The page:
Airline trade group IATA has presented an air travel rebook strategy to nearly 50 Latin American and Caribbean governments, laying out guidelines aimed at minimising the spread of coronavirus during airline travel.
The multi-point plan, which does not recommend that airlines block middle seats, includes guidelines aimed at every stage of the air travel process.
The plan addresses challenges of restarting air travel in the exceptionally hard-hit airline industry in Latin American, where many countries have restricted or prohibited international air travel.
Peter Cerda, IATA vice-president in the Americas, says Latin America has only “three markets with limited air travel” – Brazil, Mexico and Chile, though Chile allows only domestic flights.
The region’s countries have also set differing reopening dates. Some are in May, others in June. Argentina, a standout, has suspended air travel until September.
IATA representatives spoke last week with Argentine officials, urging reconsideration. “We were able to share with them our concerns,” Cerda says, noting more talks are scheduled for next week. “They were open to work with the industry.”
IATA predicts Latin America’s air travel industry will recover “more slowly” than most of the region’s economies. “If the grounding continues beyond June we are going to see many airlines financially unable to restart their operations,” says Cerda.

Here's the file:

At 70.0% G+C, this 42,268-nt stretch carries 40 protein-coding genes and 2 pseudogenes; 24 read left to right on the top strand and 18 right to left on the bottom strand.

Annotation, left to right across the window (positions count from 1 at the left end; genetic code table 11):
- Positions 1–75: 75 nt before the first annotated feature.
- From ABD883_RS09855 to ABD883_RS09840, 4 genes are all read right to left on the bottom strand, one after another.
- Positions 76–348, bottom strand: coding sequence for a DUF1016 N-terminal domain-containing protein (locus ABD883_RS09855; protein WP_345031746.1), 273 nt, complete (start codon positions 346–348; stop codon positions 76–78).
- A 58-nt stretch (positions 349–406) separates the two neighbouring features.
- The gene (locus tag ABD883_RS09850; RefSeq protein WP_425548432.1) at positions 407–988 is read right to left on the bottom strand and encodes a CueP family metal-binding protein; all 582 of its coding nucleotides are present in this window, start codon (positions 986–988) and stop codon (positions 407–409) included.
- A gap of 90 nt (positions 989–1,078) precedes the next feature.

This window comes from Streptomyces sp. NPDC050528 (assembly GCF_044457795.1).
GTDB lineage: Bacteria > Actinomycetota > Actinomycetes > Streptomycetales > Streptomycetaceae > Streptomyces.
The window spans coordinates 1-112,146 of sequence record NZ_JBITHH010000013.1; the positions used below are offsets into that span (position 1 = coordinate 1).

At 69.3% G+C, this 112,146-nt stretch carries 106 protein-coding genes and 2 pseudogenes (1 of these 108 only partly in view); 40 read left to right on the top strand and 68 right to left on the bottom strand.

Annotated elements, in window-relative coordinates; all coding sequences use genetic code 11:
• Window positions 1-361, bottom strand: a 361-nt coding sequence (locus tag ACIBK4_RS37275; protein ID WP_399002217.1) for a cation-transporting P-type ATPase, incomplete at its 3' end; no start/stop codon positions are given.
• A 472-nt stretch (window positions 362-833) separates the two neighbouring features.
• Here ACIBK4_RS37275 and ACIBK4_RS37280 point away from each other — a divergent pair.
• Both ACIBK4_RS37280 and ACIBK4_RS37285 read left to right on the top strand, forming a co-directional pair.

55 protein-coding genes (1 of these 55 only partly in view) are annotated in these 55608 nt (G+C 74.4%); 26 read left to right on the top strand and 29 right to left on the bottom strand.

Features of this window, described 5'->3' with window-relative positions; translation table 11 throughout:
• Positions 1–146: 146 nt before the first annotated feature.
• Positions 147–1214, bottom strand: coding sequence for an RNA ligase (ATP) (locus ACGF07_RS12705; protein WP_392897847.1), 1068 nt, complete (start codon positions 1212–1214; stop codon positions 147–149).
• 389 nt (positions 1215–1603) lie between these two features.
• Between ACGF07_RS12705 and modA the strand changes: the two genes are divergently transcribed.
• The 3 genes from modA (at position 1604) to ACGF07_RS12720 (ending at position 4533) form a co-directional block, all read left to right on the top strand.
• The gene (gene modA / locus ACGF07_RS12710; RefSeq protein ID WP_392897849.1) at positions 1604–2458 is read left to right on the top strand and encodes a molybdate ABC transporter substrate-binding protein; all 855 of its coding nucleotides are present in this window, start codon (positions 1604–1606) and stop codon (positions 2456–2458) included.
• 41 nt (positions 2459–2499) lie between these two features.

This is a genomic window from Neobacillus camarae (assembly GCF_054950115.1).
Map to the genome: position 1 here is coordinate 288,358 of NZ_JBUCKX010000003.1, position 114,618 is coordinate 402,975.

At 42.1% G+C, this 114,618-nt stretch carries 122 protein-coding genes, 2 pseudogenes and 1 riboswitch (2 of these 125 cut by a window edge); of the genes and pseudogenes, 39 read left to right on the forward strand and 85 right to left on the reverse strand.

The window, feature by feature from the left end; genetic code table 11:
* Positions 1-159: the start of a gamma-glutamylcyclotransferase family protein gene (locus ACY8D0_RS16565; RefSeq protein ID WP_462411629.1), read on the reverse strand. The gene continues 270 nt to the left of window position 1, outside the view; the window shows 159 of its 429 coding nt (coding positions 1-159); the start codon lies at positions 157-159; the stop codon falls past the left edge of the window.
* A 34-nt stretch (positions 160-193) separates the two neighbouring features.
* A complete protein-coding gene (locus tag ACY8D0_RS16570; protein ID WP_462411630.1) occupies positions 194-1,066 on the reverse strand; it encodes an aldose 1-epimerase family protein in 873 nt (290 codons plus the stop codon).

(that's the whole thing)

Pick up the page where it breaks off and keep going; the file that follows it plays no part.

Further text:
The group’s Latin American air travel restart plan calls for expanded use of technologies like electronic boarding passes, mobile check-in, home baggage tagging and biometric screening – measures that can help reduce person-to-person interactions, says IATA manager of security and facilitation in the Americas Alejandro Restrepo.
The group recommends flight attendants wear masks and that airlines implement orderly boarding processes that “consider physical distancing needs”. It suggests airports temperature screen arriving passengers and that countries streamline immigration processes.
To reduce personal interactions, some airlines might restrict carry-on baggage, or reduce or eliminate onboard services, says Restrepo.
IATA is not calling on airlines to block middle seats, and says government requirements to do so could “fundamentally shift the economics of flying by slashing load factors”.
“The available evidence that we have suggests that the risk of the virus transmission onboard aircraft is low, even without special measures,” says Cerda.
High-flow onboard air systems use high-efficiency particulate air (HEPA) filters, and cabin air tends to flow from the ceiling to floor, making cabins “less conducive to droplet spread”, Cerda says.
Also, he notes, passengers face forward, meaning they have little face-to-face interaction, and seat-backs act as barriers. Additionally, even with blocked middle seats, passengers might still be seated closer than social distance recommendations, which are typically about 1-2m, Cerda says.
Last week, University of Washington School of Public Health dean Hilary Godwin warned lawmakers of coronavirus transmission on aircraft.
Keeping passengers and crew safe on aircraft “will be inherently challenging because airplanes are enclosed spaces where potentially large numbers of individuals are in close contact with each other for extended periods of time, which are the conditions under which human-to-human transfer is most likely to occur”, Godwin said during a Senate hearing.
Her recommendations included that airlines ensure “social distancing during flight… through selective assignment of seats”.